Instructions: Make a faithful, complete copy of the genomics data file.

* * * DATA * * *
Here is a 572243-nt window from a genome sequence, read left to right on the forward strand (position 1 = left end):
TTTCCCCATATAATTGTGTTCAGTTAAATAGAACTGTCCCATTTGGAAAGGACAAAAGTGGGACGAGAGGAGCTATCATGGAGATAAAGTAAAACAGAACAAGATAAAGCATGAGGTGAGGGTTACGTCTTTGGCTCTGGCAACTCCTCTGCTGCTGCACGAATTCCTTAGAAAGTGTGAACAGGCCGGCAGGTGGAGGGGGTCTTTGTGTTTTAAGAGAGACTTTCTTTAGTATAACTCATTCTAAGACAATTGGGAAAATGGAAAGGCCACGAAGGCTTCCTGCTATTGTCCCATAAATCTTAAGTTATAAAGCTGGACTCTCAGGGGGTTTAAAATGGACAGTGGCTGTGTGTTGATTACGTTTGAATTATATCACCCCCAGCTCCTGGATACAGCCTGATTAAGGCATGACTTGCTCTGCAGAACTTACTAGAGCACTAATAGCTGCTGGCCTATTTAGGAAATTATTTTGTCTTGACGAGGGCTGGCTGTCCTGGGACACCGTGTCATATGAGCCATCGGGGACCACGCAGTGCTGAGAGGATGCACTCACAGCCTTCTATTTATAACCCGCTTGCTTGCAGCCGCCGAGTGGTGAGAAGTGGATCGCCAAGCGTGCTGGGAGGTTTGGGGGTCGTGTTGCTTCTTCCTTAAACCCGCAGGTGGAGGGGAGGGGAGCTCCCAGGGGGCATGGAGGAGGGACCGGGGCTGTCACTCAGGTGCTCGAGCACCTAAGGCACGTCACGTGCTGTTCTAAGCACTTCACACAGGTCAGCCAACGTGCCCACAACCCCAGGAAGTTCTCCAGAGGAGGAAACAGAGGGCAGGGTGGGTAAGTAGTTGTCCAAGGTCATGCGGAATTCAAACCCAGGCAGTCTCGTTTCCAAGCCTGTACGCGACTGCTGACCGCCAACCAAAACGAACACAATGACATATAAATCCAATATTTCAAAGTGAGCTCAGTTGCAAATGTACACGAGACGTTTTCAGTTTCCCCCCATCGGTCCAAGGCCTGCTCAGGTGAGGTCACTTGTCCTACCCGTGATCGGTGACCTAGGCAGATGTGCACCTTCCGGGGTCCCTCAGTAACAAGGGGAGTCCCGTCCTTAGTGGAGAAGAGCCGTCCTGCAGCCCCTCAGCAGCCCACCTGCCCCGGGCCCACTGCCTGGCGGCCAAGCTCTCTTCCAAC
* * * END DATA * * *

Here is a 572243-nt window from a genome sequence, read left to right on the forward strand (position 1 = left end):
TTTCCCCATATAATTGTGTTCAGTTAAATAGAACTGTCCCATTTGGAAAGGACAAAAGTGGGACGAGAGGAGCTATCATGGAGATAAAGTAAAACAGAACAAGATAAAGCATGAGGTGAGGGTTACGTCTTTGGCTCTGGCAACTCCTCTGCTGCTGCACGAATTCCTTAGAAAGTGTGAACAGGCCGGCAGGTGGAGGGGGTCTTTGTGTTTTAAGAGAGACTTTCTTTAGTATAACTCATTCTAAGACAATTGGGAAAATGGAAAGGCCACGAAGGCTTCCTGCTATTGTCCCATAAATCTTAAGTTATAAAGCTGGACTCTCAGGGGGTTTAAAATGGACAGTGGCTGTGTGTTGATTACGTTTGAATTATATCACCCCCAGCTCCTGGATACAGCCTGATTAAGGCATGACTTGCTCTGCAGAACTTACTAGAGCACTAATAGCTGCTGGCCTATTTAGGAAATTATTTTGTCTTGACGAGGGCTGGCTGTCCTGGGACACCGTGTCATATGAGCCATCGGGGACCACGCAGTGCTGAGAGGATGCACTCACAGCCTTCTATTTATAACCCGCTTGCTTGCAGCCGCCGAGTGGTGAGAAGTGGATCGCCAAGCGTGCTGGGAGGTTTGGGGGTCGTGTTGCTTCTTCCTTAAACCCGCAGGTGGAGGGGAGGGGAGCTCCCAGGGGGCATGGAGGAGGGACCGGGGCTGTCACTCAGGTGCTCGAGCACCTAAGGCACGTCACGTGCTGTTCTAAGCACTTCACACAGGTCAGCCAACGTGCCCACAACCCCAGGAAGTTCTCCAGAGGAGGAAACAGAGGGCAGGGTGGGTAAGTAGTTGTCCAAGGTCATGCGGAATTCAAACCCAGGCAGTCTCGTTTCCAAGCCTGTACGCGACTGCTGACCGCCAACCAAAACGAACACAATGACATATAAATCCAATATTTCAAAGTGAGCTCAGTTGCAAATGTACACGAGACGTTTTCAGTTTCCCCCCATCGGTCCAAGGCCTGCTCAGGTGAGGTCACTTGTCCTACCCGTGATCGGTGACCTAGGCAGATGTGCACCTTCCGGGGTCCCTCAGTAACAAGGGGAGTCCCGTCCTTAGTGGAGAAGAGCCGTCCTGCAGCCCCTCAGCAGCCCACCTGCCCCGGGCCCACTGCCTGGCGGCCAAGCTCTCTTCCAAC